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Difficult as it is to imagine wanting to leave Portland, people do take day trips (sometimes two) from the city to explore the rest of Maine. If the city is your base, you’re in luck: within short drives are the first foothills of the Western mountains, quaint fishing villages and miles of rolling farmland. Outdoor enthusiasts can look forward to bucolic rewards, like renting kayaks and bicycles, or soaking in the vistas from the car.
Maine’s second-largest lake is only an hour from Portland. Boat, kayak or swim: with 105 miles of shoreline it’s not hard to find open water. In summer the lake swells with out-of-towners (affectionate Maine slang for anyone from elsewhere) who flock to cabins and cottages to play on the water. The lake is the primary water supply for Portland, and is popular with fishermen looking for bass, trout, and salmon. Just add a dock.
Leave the hustle and bustle of the city behind and take the short ferry through Casco Bay to Portland’s offshore neighborhood, an island of shingled cottages and old fashioned roses. Peaks Island may only be a short ride away but the distance is transformative: waves and gulls replace the sound of traffic, as golf carts roam the streets where artisans sell sea glass jewelry. Rent a bike and make a short lap of the island, stopping at the public beach where at high tide swimmers brace a short channel to a spit of rock just offshore. On your way home you can watch the local kids jump off the ferry pier into the Atlantic while plotting your return trip.
Even as the town struggles to retain its image as a quaint fishing village—new hotels and gastropubs have dented the rustic charm slightly—Bar Harbor still has the power to astonish. Bordered by soaring granite cliffs and wild Acadia National Park on all sides, the town is worth the three-hour drive from Portland. Hikers are spoiled for choice. Pick a seaside trot or a meandering path through forests that crest mountains, or save your legs and soak in the vistas from the car. Cap the day off with a bite to eat, as it’s hard to find a bad meal in town—though some of the lobster shacks on the water are just so-so.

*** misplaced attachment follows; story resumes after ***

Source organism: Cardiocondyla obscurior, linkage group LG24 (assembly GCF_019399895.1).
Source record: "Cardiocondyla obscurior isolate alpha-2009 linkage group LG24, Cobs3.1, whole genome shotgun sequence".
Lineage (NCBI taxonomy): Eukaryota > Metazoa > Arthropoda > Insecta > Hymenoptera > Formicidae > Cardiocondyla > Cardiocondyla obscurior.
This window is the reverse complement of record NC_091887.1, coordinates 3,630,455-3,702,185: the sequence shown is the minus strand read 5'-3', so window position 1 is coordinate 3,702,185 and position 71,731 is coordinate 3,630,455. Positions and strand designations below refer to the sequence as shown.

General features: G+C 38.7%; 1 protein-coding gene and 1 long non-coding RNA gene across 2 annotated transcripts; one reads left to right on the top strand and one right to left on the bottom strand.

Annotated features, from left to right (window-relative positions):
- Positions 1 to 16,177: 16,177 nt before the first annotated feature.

Maine’s coast has drawn recovering urbanites for generations, and all the reasons can be distilled in these two island towns, which are connected to the mainland by a small bridge. Full of world travelers, doctors, writers, artists, and everything in between, Stonington and Deer Isle retain the roots of provincial fishing villages, which is how most here survive outside of summer tourism. A three-hour drive from Portland, the towns consist of unadorned, shingle-sided houses, and tawny fields that bloom with wild flowers. Absent are souvenir shops, and the villages cluster around their harbors. At the center of Stonington is the beautiful opera house.
Cosmopolitan amenities squeezed into the rustic charm of a wealthy sea village—Camden is where you can souvenir-shop for blueberry-bedazzled tea cozies and order lobster ice-cream free of judgement. Just set back from the harbor, colonial mansions—many of them inns and “cottages” for rent—make it easy to imagine ship captains walking through this once-bustling port. Mostly gone are the boat-building days, but tours on skips and sloops are a popular pastime. If the open seas aren’t your thing, rising above the town is Mount Battie, which commands sweeping views of the coast.
Together the twin cities are almost as populous as Portland, but situated inland along the banks of the Androscoggin, these once-mighty mill towns are conspicuously devoid of the tourist crowds. Now the two cities are going through a renaissance: novel eateries, new breweries, and low rent prices are causing young artists to settle here. Just an hour north of Portland, you can tour the latest iteration of the mills, stop at the likes of Baxter Brewing Company, Fuel, and Marché for food and refreshment, and walk through Thorncrag Bird Sanctuary.
Synonymous with shopping, Freeport has much more to offer travelers than outlets and outfitters. Just beyond the downtown, well-tended fields rise to pine bluffs plunging abruptly into the ocean. The jewel of the landscape is Wolfsneck State Park, a wooded series of trails and fields that feels truly private even amid the swell of tourists in the summer. There are no sand beaches, but there are few places this close to Portland where you can swim in the ocean (with a healthy amount of rock scrambling) totally alone. Bird lovers can watch osprey nest and swoop into the water from a small, off-limits island just offshore, while there’s room for families to grill. Charmed? There’s camping right around the corner.
One reason draws you to this coastal town, a no-mans land for Mainers eager to avoid summer traffic jams: the lobster rolls at Red’s Eats. This is the state’s most famous—with apologies—lobster shack, a veritable assembly line of shellfish, french fries, and wet towelettes. Ease off the lobster with a walk around the town’s charming shops, or hop in a boat for a cruise up the eponymous river. Just an hour north of Portland, Damariscotta also makes a useful jumping-off point if you’re headed further north to Acadia National Park or Camden.
Winter’s gateway to the ski slopes, Bethel is a historic mountain town that provides easy access to a variety of outdoor activities. In the summer hikers station here to climb Maine’s Western Mountains, and in fall it becomes an important stop on the leaf-peeping migratory tours. Its proximity to covered bridges, waterfalls, and notches in the mountains make it an ideal hour-and-a-half trip from Portland.